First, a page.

In Ireland, currently there are 2 types of settings in which OST is delivered in the community: specialist addiction clinics and general practice. All patients receiving OST are registered on the Central Treatment List. “Level 1” GPs are responsible for the treatment of stabilized opiate-dependent persons [25] referred from specialist addiction clinics or from “Level 2” GPs. Practice as a “Level 1” GP requires completion of a recognized training program delivered by the Irish College of General Practitioners (ICGP) and regular educational updates. The GP is audited by the ICGP/Health Services Executive (HSE) Audit Committee. “Level 1” GPs can treat up to a maximum of 15 patients. A “Level 2” GP has undergone additional training, can initiate OST, and prescribe for a greater number of patients (up to a maximum of 35 patients or a maximum of 50 in a partnership with 2 or more doctors in their own practice [26]). As of August 31, 2016, there were 9652 patients receiving treatment for opiate use in Ireland (excluding patients in prisons), which included 4150 patients being treated by 350 GPs in the community [27].

The National Hepatitis C Treatment Programme oversees access to DAA treatment and provides HCV screening guidelines to identify risk groups for screening [28]. Prior to 2017, access was organized according to clinical need and restricted to those who were infected with HCV through blood and blood products and those scoring over 8.5 kPa on FibroScan. In early 2017 the criteria were revised to remove this threshold, but a limited health care budget and the high cost of DAAs continue to restrict the numbers who can avail of treatment.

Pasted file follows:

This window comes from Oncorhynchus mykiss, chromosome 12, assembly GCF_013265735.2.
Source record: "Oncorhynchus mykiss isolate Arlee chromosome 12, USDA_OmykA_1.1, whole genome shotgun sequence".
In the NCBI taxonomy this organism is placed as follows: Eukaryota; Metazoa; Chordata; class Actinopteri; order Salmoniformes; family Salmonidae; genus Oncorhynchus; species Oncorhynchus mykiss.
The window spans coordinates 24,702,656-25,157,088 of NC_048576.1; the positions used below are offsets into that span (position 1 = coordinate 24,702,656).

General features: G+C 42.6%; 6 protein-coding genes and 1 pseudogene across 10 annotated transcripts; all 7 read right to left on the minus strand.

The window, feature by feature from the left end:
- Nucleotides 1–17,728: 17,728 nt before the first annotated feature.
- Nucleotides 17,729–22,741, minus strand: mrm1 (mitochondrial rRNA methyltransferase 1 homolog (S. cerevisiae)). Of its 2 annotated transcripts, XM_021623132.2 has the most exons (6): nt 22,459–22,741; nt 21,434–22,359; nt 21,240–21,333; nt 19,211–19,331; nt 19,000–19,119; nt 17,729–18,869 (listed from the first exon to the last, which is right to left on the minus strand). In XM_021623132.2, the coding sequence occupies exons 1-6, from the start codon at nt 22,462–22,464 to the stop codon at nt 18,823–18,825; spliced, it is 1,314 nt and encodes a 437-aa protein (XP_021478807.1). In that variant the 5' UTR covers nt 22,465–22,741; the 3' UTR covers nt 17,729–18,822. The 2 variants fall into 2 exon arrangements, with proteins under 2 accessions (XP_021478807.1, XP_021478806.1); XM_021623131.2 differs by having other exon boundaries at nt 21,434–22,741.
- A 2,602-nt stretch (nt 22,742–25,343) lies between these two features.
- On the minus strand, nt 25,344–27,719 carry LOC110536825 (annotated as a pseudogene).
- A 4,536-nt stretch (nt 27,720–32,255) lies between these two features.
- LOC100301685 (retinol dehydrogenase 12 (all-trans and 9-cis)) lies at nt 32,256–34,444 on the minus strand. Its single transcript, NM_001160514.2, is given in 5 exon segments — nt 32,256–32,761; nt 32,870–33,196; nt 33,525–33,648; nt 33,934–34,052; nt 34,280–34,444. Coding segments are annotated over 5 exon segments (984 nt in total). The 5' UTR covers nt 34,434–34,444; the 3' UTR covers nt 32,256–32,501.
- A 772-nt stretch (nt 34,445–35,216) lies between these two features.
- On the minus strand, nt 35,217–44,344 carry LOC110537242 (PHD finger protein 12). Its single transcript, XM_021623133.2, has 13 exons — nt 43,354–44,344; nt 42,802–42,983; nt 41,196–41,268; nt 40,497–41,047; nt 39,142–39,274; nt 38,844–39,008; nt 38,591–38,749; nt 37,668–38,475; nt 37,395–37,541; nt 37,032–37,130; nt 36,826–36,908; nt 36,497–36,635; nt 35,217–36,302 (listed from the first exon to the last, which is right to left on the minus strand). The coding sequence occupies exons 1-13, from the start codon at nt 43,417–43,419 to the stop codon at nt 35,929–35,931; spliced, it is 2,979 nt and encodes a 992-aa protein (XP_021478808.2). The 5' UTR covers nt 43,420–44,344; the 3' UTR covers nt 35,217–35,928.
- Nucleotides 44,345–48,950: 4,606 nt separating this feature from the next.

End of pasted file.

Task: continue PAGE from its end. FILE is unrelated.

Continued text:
A total of 14 general practices consented to participate in the study and were asked to recruit 10 consecutive patients on OST (ie, methadone), aged at least 18 years, and who were attending the practice for any reason during the recruitment period. Based on the recommendations for good practice in feasibility studies [29], and our previous feasibility studies among people who inject drugs [30,31], we estimated that 140 patients (attending 14 general practices) would be adequate to estimate recruitment and retention rates (ie, feasibility) and provide data on acceptability of the intervention, to inform a future definitive intervention (trial). This sample size exceeded that recommended for feasibility studies of between 24 and 50 and allowed feasibility assessments within both Level 1 and Level 2 practices [29]. A detailed description of recruitment procedures has been reported separately [32].


The complex intervention was delivered to the 14 primary care sites and consisted of outreach by a specialist HCV nurse into primary care sites to optimize interaction and integration between primary and secondary care. Informed by the HepCare Europe Education Masterclass series [24], the nurse provided HCV education, clinical support, and community-based HCV evaluation of patients. The protocol for clinical assessment by the nurse is described in Figure 1.

Figure 1. Flowchart describing nurse-led clinical assessment. Ab: antibody; Ag: antigen; GP: general practitioner; HCV: hepatitis C virus; MMUH: Mater Misericordiae University Hospital; OST: opioid substitution treatment; PCR: polymerase chain reaction.